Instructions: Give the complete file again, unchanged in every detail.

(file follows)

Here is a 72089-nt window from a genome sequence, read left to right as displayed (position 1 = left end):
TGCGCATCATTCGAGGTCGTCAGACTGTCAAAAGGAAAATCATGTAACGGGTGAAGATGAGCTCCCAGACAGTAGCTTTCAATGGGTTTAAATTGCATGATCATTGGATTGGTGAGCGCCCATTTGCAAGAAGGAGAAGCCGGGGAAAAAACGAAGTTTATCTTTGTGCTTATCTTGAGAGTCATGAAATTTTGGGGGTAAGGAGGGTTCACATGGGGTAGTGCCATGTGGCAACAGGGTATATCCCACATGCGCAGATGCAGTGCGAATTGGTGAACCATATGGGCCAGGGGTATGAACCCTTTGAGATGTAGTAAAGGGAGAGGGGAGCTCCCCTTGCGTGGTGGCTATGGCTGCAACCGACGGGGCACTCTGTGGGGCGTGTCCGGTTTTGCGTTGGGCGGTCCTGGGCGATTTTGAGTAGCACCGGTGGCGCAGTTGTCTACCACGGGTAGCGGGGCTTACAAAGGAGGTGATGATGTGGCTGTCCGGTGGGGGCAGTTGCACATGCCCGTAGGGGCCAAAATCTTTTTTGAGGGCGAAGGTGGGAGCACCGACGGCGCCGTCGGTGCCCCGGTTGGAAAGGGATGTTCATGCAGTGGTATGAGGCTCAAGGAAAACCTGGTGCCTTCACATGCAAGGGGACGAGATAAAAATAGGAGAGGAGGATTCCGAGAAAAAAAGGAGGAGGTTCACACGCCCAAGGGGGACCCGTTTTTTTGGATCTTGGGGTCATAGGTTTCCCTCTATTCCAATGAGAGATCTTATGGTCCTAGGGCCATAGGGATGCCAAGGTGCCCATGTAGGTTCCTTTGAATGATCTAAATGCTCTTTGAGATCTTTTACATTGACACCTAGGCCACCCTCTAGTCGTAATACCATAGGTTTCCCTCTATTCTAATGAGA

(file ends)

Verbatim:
Here is a 72089-nt window from a genome sequence, read left to right as displayed (position 1 = left end):
TGCGCATCATTCGAGGTCGTCAGACTGTCAAAAGGAAAATCATGTAACGGGTGAAGATGAGCTCCCAGACAGTAGCTTTCAATGGGTTTAAATTGCATGATCATTGGATTGGTGAGCGCCCATTTGCAAGAAGGAGAAGCCGGGGAAAAAACGAAGTTTATCTTTGTGCTTATCTTGAGAGTCATGAAATTTTGGGGGTAAGGAGGGTTCACATGGGGTAGTGCCATGTGGCAACAGGGTATATCCCACATGCGCAGATGCAGTGCGAATTGGTGAACCATATGGGCCAGGGGTATGAACCCTTTGAGATGTAGTAAAGGGAGAGGGGAGCTCCCCTTGCGTGGTGGCTATGGCTGCAACCGACGGGGCACTCTGTGGGGCGTGTCCGGTTTTGCGTTGGGCGGTCCTGGGCGATTTTGAGTAGCACCGGTGGCGCAGTTGTCTACCACGGGTAGCGGGGCTTACAAAGGAGGTGATGATGTGGCTGTCCGGTGGGGGCAGTTGCACATGCCCGTAGGGGCCAAAATCTTTTTTGAGGGCGAAGGTGGGAGCACCGACGGCGCCGTCGGTGCCCCGGTTGGAAAGGGATGTTCATGCAGTGGTATGAGGCTCAAGGAAAACCTGGTGCCTTCACATGCAAGGGGACGAGATAAAAATAGGAGAGGAGGATTCCGAGAAAAAAAGGAGGAGGTTCACACGCCCAAGGGGGACCCGTTTTTTTGGATCTTGGGGTCATAGGTTTCCCTCTATTCCAATGAGAGATCTTATGGTCCTAGGGCCATAGGGATGCCAAGGTGCCCATGTAGGTTCCTTTGAATGATCTAAATGCTCTTTGAGATCTTTTACATTGACACCTAGGCCACCCTCTAGTCGTAATACCATAGGTTTCCCTCTATTCTAATGAGA